International studies, such as the Programme for International Student Assessment (PISA), have shown that, in most participating countries, students who do not typically speak the test language at home reach lower levels of reading comprehension than students using the test language at home (Stanat & Christensen, 2006). Results from PISA indicate that Germany is among the countries with the most pronounced differences in reading comprehension between immigrant students and students from native families. The present article summarizes these findings and shows that the reading achievement gap persists even when the socioeconomic and educational background of students’ families are controlled. Furthermore, although controlling for background factors reduces the effect of the language spoken at home on reading, it continues to be substantial. Using these findings as a starting point, the article addresses the question of what should be done to close this gap. It summarizes research findings indicating that oral proficiency presents an important determinant of reading comprehension in a second language. This suggests that effective general approaches to second-language teaching are needed to promote reading literacy in a L2. The article closes with a discussion of the available evidence on the effectiveness of such approaches and outlines the need for further research.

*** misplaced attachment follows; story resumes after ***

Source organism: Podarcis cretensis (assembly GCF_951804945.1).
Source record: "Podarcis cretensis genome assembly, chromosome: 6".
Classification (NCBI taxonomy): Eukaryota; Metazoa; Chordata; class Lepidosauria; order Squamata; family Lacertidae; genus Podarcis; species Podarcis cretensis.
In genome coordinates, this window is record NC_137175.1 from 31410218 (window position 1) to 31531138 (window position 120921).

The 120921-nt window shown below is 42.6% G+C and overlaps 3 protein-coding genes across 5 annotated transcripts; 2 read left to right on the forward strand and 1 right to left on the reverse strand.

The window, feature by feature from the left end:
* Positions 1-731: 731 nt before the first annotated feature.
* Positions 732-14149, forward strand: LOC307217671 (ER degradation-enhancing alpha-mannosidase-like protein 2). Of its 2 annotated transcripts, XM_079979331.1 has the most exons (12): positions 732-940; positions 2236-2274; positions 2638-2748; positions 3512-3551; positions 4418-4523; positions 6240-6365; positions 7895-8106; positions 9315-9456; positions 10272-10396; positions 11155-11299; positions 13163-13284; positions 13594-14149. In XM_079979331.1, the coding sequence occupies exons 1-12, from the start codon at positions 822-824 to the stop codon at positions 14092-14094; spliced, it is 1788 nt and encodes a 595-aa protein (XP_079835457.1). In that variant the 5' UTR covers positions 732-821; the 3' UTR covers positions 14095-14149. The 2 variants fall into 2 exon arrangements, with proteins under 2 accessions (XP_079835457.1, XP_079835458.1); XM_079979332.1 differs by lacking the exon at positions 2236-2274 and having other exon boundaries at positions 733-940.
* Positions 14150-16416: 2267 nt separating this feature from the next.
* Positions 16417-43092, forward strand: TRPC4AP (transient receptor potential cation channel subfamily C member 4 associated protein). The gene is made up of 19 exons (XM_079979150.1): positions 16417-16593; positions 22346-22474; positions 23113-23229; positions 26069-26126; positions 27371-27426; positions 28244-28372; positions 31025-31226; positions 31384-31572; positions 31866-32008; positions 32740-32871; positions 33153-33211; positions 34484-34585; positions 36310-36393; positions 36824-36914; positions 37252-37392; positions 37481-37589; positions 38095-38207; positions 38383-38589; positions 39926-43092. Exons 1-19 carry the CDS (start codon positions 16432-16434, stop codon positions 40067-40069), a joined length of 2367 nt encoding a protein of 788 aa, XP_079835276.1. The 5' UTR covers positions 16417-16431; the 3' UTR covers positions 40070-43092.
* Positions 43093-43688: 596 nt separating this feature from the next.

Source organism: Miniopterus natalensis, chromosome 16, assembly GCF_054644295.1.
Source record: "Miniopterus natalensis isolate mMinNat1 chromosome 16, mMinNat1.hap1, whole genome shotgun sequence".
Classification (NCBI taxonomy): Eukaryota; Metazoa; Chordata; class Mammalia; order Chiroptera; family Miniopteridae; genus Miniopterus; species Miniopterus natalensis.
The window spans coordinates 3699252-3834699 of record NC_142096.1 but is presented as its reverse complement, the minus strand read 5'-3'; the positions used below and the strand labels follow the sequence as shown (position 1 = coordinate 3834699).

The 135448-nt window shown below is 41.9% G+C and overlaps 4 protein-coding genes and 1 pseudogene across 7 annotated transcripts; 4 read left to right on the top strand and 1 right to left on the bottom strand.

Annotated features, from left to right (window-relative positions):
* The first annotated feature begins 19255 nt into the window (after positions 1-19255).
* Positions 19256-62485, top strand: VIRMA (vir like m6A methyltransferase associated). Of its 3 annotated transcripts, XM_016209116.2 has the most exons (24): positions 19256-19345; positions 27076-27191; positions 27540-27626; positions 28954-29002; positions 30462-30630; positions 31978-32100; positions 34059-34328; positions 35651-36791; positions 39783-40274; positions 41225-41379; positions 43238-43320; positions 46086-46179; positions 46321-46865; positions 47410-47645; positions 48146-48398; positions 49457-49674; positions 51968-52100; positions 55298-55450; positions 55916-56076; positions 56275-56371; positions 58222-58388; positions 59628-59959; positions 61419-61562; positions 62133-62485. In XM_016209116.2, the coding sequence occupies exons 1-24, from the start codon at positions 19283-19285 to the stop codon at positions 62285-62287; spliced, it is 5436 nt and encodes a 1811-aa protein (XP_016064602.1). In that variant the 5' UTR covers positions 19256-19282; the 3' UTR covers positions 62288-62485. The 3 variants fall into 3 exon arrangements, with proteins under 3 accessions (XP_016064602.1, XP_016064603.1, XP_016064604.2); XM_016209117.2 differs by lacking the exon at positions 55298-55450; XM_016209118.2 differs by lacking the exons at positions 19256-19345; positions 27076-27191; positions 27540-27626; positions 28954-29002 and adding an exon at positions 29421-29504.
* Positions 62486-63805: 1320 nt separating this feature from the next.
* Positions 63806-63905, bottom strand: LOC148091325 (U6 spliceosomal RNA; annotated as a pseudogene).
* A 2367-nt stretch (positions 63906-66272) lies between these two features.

Reading and Writing – Springer Journals
Published: Mar 16, 2011
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